Sunday, August 23, 2009

Chainsaws How To Choose The Right One

Many people think that chainsaws are only useful if you're a lumberjack, live in the woods, or are auditioning for a horror movie. But for anybody who scoffs the usefulness of the tool, there will come a day when your staring dumbstruck at a branch that is threatening to take a power line down on your roof. If you even have one large tree on your property or a neighbor that refuses to prune theirs, a chainsaw is a worthy investment.

Choosing a chainsaw will depend on the amount of use you expect to get out of it and the size of potential projects. There are two kinds of chainsaws: electric and gasoline. Electric models will be sufficient for the average gardener and many small-scale projects. There are different sizes available.

Makita chainsaws, for example, come in small and light enough models for even the dainty to haul around. You won't be able to slice through extremely thick tree branches, and you will have to be careful not to trip over the power cord, but these are perfect for light pruning.

Gasoline models are the large, heavy-duty chainsaws that are powered by a two-cycle engine which mixes gas and oil. These are the intimidating saws that you need to pull a cord to rev up. They create an unpleasant gasoline smell and can be very loud (so please, fight the urge to start trimming at dawn). They are much more powerful than electric models, so if you are planning on heavy, long-term use or a large-scale project, they are a better purchase than electric versions.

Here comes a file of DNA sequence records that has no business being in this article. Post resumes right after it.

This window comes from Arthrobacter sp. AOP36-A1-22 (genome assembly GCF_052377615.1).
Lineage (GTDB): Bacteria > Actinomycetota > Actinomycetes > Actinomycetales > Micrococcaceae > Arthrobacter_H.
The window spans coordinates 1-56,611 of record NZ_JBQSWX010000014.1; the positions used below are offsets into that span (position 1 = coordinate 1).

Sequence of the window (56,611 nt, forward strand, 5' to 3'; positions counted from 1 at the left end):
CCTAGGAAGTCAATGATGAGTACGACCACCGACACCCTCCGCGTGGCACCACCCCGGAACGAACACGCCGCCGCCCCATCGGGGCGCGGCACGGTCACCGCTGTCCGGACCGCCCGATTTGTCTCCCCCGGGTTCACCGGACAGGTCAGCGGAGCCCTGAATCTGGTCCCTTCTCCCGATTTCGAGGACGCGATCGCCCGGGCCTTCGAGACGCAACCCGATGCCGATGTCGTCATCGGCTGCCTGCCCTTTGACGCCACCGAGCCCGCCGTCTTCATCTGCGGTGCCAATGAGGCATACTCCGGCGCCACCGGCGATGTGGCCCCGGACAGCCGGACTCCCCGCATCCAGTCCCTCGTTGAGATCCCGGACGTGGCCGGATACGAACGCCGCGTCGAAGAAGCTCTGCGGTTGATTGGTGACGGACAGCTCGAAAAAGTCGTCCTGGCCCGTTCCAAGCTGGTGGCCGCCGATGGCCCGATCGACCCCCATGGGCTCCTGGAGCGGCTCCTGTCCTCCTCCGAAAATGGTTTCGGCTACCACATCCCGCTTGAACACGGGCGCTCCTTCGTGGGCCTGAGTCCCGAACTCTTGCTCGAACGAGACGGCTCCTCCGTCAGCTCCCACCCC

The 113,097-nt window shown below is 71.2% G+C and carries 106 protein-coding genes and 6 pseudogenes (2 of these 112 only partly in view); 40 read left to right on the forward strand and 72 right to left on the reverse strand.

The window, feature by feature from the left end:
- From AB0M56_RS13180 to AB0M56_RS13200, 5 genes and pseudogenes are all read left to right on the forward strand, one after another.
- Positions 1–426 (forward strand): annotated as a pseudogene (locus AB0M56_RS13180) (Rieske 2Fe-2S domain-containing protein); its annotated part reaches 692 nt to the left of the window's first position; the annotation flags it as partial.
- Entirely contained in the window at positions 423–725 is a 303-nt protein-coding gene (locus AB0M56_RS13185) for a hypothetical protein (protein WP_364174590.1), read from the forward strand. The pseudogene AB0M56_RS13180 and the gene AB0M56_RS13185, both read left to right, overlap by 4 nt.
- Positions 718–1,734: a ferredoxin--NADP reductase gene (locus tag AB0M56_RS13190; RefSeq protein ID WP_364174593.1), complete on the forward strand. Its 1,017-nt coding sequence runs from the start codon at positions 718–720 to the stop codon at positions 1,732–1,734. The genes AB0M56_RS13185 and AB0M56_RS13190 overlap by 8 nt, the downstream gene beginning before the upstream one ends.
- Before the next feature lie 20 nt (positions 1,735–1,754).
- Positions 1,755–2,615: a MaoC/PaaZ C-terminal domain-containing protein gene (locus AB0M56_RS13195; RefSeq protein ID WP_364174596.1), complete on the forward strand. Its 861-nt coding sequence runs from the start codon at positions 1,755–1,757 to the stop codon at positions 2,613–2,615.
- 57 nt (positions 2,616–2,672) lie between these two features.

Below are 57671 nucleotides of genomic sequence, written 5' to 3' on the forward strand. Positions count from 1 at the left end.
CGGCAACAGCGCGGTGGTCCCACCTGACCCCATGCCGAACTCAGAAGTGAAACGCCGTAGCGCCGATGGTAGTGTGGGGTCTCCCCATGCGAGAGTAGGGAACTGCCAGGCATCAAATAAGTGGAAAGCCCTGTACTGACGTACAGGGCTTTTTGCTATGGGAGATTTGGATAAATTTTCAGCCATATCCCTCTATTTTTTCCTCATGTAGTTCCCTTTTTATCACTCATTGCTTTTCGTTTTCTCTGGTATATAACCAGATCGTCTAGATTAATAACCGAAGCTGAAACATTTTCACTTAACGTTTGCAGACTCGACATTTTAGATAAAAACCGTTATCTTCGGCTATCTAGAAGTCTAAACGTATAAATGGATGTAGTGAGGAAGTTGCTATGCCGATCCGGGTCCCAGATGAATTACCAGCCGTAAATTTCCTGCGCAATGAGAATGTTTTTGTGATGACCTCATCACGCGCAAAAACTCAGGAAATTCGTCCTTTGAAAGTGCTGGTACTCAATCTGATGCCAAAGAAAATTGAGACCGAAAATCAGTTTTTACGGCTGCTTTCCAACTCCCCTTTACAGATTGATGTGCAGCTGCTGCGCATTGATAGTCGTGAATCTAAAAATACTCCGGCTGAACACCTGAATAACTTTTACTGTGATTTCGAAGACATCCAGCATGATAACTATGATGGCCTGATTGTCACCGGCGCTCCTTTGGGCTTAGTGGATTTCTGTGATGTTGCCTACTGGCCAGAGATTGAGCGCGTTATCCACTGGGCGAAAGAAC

After you've narrowed it down between gasoline and electric, you'll still have to choose the bar length and engine displacement. These are fancy terms for the size of the cutting blade and the power of the engine. The average bar lengths of Makita chainsaws range between 14" and 20". The blade can cut twice as many inches as it is long safely with a single cut.

Engine displacement determines the power of a gasoline model, which is its size in cubic centimeters or inches. Big numbers equal more power. The longer the blade and bigger the engine, the larger the tool will be and subsequently heavier and more difficult to control. So it is important not only to choose a size safe for your intended project, but also one that you can comfortably use.

There are many optional extras included with some chainsaws. Makita offers models that come equipped with carrying cases, automatic chain oilers, mufflers to reduce noise, quick adjust chains, and anti-vibration. You'll also need to purchase some safety gear before revving up your new toy. Protective goggles, gloves, and appropriate footwear and clothing are necessary.

Makita chainsaws come in a variety of sizes and power levels so you're sure to find one that suits your purposes and needs. Whether it involves making some light yard work an easier task, taking down the dead oak in the backyard, or perhaps just an ultra scary Halloween prop, you'll get your money's worth out of this tool.

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